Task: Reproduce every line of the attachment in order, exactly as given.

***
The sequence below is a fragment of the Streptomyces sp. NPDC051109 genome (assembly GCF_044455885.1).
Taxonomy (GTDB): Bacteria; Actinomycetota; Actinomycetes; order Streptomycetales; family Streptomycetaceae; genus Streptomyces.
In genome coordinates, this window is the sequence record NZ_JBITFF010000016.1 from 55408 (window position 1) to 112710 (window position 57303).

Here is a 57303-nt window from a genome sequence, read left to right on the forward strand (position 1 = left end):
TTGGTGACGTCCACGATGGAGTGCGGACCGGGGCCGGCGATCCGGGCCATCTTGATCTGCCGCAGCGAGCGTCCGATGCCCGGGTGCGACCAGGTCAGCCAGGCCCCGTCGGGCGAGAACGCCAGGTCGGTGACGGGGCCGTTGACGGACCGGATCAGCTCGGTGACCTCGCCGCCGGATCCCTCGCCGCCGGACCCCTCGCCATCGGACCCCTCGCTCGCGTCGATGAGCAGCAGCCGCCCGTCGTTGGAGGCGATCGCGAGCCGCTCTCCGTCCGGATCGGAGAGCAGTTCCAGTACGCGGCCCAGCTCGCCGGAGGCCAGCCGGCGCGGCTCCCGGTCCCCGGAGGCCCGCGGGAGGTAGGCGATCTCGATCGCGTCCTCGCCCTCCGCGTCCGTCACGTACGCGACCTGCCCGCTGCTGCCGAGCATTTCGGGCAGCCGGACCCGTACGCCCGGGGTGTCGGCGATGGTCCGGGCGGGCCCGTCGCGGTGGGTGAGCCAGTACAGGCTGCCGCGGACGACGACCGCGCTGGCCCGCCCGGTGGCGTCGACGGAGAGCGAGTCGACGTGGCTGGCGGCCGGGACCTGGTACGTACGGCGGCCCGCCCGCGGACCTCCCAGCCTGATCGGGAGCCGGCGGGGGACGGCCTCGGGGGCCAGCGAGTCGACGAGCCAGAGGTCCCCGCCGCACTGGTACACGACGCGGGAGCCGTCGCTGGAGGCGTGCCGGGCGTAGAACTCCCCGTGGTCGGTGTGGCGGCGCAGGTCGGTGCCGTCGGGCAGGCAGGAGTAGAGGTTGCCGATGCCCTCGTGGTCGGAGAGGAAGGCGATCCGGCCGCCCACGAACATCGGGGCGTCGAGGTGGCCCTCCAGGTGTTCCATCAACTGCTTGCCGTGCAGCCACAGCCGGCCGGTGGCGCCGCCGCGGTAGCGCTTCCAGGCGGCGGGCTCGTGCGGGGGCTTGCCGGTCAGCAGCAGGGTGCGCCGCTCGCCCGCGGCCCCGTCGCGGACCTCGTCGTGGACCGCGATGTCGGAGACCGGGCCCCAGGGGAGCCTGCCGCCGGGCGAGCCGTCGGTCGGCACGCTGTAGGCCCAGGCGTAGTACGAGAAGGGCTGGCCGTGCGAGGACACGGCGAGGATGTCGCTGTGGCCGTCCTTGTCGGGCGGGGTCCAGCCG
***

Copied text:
The sequence below is a fragment of the Streptomyces sp. NPDC051109 genome (assembly GCF_044455885.1).
Taxonomy (GTDB): Bacteria; Actinomycetota; Actinomycetes; order Streptomycetales; family Streptomycetaceae; genus Streptomyces.
In genome coordinates, this window is the sequence record NZ_JBITFF010000016.1 from 55408 (window position 1) to 112710 (window position 57303).

Here is a 57303-nt window from a genome sequence, read left to right on the forward strand (position 1 = left end):
TTGGTGACGTCCACGATGGAGTGCGGACCGGGGCCGGCGATCCGGGCCATCTTGATCTGCCGCAGCGAGCGTCCGATGCCCGGGTGCGACCAGGTCAGCCAGGCCCCGTCGGGCGAGAACGCCAGGTCGGTGACGGGGCCGTTGACGGACCGGATCAGCTCGGTGACCTCGCCGCCGGATCCCTCGCCGCCGGACCCCTCGCCATCGGACCCCTCGCTCGCGTCGATGAGCAGCAGCCGCCCGTCGTTGGAGGCGATCGCGAGCCGCTCTCCGTCCGGATCGGAGAGCAGTTCCAGTACGCGGCCCAGCTCGCCGGAGGCCAGCCGGCGCGGCTCCCGGTCCCCGGAGGCCCGCGGGAGGTAGGCGATCTCGATCGCGTCCTCGCCCTCCGCGTCCGTCACGTACGCGACCTGCCCGCTGCTGCCGAGCATTTCGGGCAGCCGGACCCGTACGCCCGGGGTGTCGGCGATGGTCCGGGCGGGCCCGTCGCGGTGGGTGAGCCAGTACAGGCTGCCGCGGACGACGACCGCGCTGGCCCGCCCGGTGGCGTCGACGGAGAGCGAGTCGACGTGGCTGGCGGCCGGGACCTGGTACGTACGGCGGCCCGCCCGCGGACCTCCCAGCCTGATCGGGAGCCGGCGGGGGACGGCCTCGGGGGCCAGCGAGTCGACGAGCCAGAGGTCCCCGCCGCACTGGTACACGACGCGGGAGCCGTCGCTGGAGGCGTGCCGGGCGTAGAACTCCCCGTGGTCGGTGTGGCGGCGCAGGTCGGTGCCGTCGGGCAGGCAGGAGTAGAGGTTGCCGATGCCCTCGTGGTCGGAGAGGAAGGCGATCCGGCCGCCCACGAACATCGGGGCGTCGAGGTGGCCCTCCAGGTGTTCCATCAACTGCTTGCCGTGCAGCCACAGCCGGCCGGTGGCGCCGCCGCGGTAGCGCTTCCAGGCGGCGGGCTCGTGCGGGGGCTTGCCGGTCAGCAGCAGGGTGCGCCGCTCGCCCGCGGCCCCGTCGCGGACCTCGTCGTGGACCGCGATGTCGGAGACCGGGCCCCAGGGGAGCCTGCCGCCGGGCGAGCCGTCGGTCGGCACGCTGTAGGCCCAGGCGTAGTACGAGAAGGGCTGGCCGTGCGAGGACACGGCGAGGATGTCGCTGTGGCCGTCCTTGTCGGGCGGGGTCCAGCCG